We caught with the actor/writer/producer who's about as funny as cancer (which is funnier than you think).
ESQUIRE: Your new film, 50/50 — in which Joseph Gordon-Levitt plays a guy with a tumour in his spine — was nearly called I’m with Cancer. What other titles did you try?
SETH ROGEN: There were a lot of bad ones. Live with It was one we had for a while. Get Well Soon we tried. Hairless in Seattle was my favourite. I don’t think anyone would have gone for it though.
ESQ: It was written by your friend Will Reiser based on his own experiences. When you found out he was ill, would you say your reaction was good/adequate/poor?
SR: I think I reacted adequately. I still hung out with Will all the time. It made some people so uncomfortable they just went away altogether, so I think the fact I didn’t disappear got me out of the “poor” category. I made a lot of jokes about it; I tried to cheer him up. I took my cues from him: he had a sense of humour about it.
ESQ: Some of the jokes in the movie are pretty on the edge. Like when your character, Kyle, starts listing celebrity survivors and name-drops Patrick Swayze...
SR: We went there. We weren’t sure that would fly. We test the movies with real audiences and there was more we expected people to react negatively to, but they didn’t, so we left it in.
ESQ: You’ve recently shot scenes for a film written by your fiancée (Lauren Miller). Have you done anything like that together before?
SR: No. She’s had some little parts in our movies. She’s actually in 50/50: she’s walking the dog that licks the testicles of Joseph Gordon-Levitt’s dog. Which just happened. We did not train the dog to do that. She wrote this movie called For a Good Time, Call… about two girls who start a phone sex line, and I play one of the callers, an airplane pilot. We were figuring what kind of people would actually call phone sex lines and we thought airplane pilots probably do. They’re on the road a lot. She was very nice to me on set. She didn’t yell.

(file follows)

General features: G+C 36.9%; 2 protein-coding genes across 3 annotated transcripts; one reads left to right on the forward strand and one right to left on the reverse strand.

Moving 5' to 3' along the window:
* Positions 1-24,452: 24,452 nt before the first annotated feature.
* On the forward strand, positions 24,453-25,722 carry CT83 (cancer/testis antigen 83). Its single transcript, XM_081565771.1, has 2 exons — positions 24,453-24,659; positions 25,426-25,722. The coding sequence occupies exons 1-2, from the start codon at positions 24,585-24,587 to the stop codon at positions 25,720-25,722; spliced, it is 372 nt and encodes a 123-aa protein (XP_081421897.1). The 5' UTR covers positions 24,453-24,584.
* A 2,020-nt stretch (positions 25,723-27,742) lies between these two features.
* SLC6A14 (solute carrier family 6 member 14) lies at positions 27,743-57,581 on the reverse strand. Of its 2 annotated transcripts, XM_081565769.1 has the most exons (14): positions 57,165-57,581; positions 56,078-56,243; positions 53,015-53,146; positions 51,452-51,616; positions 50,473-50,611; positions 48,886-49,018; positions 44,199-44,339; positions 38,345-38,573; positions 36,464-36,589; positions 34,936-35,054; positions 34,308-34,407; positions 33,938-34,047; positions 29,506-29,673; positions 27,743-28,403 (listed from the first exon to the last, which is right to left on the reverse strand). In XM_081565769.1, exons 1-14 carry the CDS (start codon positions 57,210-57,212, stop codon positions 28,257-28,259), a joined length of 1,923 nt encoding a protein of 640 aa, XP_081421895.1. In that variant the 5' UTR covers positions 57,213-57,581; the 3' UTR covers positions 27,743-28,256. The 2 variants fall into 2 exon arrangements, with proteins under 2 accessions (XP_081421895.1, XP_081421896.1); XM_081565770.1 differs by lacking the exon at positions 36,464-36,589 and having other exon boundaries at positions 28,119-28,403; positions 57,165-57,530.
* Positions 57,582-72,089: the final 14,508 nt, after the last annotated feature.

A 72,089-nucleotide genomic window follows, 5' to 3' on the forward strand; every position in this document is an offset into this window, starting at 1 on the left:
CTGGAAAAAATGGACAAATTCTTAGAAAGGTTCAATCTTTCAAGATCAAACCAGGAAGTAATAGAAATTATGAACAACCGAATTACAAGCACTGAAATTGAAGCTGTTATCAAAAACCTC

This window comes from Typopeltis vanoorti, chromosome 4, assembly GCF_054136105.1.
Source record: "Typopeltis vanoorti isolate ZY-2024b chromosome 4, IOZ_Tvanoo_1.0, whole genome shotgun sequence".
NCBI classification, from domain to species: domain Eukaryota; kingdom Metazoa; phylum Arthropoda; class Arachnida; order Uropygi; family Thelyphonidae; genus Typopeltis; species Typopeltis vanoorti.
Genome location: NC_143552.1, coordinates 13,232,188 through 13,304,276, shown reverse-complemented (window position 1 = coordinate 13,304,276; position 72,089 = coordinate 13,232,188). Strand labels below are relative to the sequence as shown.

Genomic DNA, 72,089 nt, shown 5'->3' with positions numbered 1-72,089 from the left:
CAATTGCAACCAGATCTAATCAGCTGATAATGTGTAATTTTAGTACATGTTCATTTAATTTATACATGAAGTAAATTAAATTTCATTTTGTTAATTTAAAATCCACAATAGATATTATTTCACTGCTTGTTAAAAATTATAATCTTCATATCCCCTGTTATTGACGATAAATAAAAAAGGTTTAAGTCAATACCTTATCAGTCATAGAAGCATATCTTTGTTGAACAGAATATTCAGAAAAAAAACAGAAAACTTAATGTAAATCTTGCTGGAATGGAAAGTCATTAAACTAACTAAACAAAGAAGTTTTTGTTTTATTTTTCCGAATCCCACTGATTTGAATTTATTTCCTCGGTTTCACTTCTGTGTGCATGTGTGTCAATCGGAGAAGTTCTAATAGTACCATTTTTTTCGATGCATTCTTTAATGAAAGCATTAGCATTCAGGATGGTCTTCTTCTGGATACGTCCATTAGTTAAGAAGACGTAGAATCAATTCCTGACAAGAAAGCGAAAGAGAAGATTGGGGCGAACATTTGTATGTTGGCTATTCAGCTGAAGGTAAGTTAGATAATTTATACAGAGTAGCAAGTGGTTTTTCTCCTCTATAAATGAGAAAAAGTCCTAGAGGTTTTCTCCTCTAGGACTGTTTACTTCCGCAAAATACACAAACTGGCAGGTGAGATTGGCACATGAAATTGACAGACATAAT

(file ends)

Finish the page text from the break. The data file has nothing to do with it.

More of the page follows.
ESQ: You’ve got another film in the works called Jay and Seth vs the Apocalypse. Now that’s a title.
SR: The premise of that one is a bunch of actors — who play themselves — get trapped in a house together as the Apocalypse happens. It’s not shot, but we’ve written a script, we’ve got the actors: me, Jay Baruchel, Danny McBride, Craig Robinson, James Franco and Jonah Hill. None of them have actually signed anything yet, but I’ll take their word for it.
ESQ: There was talk Daniel Radcliffe might be in it, too...
SR: It seems like we may have pushed the limits of good taste a little beyond what Mr Radcliffe might want to participate in. Which I can’t honestly blame him for.
ESQ: You were a very grown-up kid — stand-up at 13, acting in Judd Apatow’s Freaks and Geeks at 16. Did it lead to regressing as an adult to try and balance that out?
SR: I probably just haven’t changed much in the last 10 years. I peaked early. I heard someone say once that you stop ageing at the age when you got famous. So I don’t know, how old is that? I was maybe 24 or 25? That’s not bad. I think I heard Ian McKellen say that and he was 85 years old at the time. [For the record: he’s actually a sprightly 72 today.]
ESQ: Bonus question: tell us a secret about Paul Rudd.
SR: In public bathrooms, he likes to pull his pants down all the way to his ankles like a little boy to pee in the urinal. I’ve seen him do it.
50/50 is out on 25 November